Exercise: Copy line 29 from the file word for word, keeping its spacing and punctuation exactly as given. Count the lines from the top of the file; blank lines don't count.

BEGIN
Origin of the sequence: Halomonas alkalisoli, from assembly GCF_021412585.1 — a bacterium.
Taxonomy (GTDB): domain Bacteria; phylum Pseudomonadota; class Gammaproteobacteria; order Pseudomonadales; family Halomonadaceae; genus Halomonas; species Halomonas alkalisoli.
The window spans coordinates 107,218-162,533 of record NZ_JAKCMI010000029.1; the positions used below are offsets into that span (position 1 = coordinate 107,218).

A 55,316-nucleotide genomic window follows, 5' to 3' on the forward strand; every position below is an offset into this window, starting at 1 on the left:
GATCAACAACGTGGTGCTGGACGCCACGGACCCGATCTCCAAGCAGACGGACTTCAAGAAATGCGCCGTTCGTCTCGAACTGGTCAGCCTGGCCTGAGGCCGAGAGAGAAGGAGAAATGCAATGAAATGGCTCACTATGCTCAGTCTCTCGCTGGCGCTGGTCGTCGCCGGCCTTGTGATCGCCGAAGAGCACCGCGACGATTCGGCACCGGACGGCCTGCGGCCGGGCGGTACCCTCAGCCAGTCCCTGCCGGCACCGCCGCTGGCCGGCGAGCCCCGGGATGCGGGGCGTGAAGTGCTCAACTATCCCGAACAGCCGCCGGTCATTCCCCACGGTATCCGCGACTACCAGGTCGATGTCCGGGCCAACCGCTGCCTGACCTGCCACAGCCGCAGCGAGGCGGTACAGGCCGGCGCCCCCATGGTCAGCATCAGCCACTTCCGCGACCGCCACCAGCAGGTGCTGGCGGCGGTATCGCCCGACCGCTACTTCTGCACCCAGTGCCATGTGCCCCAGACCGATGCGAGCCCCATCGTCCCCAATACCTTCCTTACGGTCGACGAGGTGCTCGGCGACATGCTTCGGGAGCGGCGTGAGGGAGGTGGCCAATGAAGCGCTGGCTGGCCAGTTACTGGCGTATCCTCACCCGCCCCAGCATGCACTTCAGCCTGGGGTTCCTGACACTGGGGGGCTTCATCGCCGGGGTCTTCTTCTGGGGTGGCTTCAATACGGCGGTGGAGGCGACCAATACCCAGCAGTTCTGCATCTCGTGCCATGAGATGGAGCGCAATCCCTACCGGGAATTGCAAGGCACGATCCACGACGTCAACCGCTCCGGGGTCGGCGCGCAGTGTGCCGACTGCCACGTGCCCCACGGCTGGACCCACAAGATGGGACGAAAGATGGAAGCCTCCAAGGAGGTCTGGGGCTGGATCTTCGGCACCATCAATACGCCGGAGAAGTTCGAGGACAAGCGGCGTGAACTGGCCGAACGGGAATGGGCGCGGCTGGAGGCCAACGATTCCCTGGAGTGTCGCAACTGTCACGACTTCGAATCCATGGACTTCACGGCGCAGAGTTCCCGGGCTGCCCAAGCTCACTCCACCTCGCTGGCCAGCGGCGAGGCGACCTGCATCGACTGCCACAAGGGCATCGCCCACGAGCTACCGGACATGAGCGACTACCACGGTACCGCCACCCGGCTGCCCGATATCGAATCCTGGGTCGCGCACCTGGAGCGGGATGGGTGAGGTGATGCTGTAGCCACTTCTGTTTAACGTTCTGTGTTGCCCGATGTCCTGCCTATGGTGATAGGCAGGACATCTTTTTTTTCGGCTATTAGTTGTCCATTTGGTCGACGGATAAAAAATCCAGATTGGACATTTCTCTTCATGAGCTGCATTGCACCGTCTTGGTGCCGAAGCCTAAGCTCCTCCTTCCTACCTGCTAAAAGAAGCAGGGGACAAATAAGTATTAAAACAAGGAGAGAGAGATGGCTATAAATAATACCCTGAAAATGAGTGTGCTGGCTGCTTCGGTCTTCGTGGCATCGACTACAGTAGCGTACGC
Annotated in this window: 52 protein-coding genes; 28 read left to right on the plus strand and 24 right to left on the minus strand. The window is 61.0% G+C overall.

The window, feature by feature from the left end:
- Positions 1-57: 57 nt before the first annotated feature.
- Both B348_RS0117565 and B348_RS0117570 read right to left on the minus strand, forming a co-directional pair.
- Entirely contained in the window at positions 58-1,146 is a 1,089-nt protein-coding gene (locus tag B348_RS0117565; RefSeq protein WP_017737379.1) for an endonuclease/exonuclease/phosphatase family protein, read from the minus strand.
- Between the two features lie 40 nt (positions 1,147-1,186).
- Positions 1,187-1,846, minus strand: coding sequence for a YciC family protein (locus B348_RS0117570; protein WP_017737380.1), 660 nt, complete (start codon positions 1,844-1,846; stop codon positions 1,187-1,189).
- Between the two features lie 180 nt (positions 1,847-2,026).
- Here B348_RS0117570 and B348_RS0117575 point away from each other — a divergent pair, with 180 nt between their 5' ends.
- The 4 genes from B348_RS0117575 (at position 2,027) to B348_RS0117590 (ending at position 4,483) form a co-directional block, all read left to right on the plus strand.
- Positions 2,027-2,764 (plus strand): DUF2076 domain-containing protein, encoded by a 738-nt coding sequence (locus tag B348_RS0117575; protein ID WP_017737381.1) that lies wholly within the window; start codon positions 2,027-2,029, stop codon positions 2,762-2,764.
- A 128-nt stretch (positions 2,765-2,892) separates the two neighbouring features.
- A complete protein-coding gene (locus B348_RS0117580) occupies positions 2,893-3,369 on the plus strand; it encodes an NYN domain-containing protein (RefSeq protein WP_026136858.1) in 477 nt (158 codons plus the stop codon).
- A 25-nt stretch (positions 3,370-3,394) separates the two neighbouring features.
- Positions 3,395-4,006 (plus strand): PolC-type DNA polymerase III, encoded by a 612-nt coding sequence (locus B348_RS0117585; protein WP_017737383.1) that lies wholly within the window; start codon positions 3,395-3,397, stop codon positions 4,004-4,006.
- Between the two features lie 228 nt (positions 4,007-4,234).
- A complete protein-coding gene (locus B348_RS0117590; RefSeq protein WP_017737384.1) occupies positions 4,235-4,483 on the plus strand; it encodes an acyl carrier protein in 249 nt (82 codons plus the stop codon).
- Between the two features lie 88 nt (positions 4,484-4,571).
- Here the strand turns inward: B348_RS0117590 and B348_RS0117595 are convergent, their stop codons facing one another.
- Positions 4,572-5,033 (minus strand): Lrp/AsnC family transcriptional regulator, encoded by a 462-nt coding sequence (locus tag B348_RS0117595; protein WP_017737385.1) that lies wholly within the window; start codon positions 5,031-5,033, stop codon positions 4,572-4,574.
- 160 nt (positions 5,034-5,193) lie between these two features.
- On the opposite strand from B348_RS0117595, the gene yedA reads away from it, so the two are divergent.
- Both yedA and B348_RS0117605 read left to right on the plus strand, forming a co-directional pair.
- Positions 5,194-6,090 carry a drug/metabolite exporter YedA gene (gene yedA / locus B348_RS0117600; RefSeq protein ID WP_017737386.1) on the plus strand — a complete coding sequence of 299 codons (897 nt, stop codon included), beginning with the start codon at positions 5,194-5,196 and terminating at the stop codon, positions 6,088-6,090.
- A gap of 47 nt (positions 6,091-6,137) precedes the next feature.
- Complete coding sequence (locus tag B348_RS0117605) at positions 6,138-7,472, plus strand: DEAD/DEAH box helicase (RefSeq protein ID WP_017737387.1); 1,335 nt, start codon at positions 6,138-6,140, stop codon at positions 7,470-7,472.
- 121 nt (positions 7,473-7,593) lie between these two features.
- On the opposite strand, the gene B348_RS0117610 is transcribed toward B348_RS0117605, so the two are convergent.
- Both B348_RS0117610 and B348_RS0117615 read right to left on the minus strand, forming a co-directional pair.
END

- Positions 5,194-6,090 carry a drug/metabolite exporter YedA gene (gene yedA / locus B348_RS0117600; RefSeq protein ID WP_017737386.1) on the plus strand — a complete coding sequence of 299 codons (897 nt, stop codon included), beginning with the start codon at positions 5,194-5,196 and terminating at the stop codon, positions 6,088-6,090.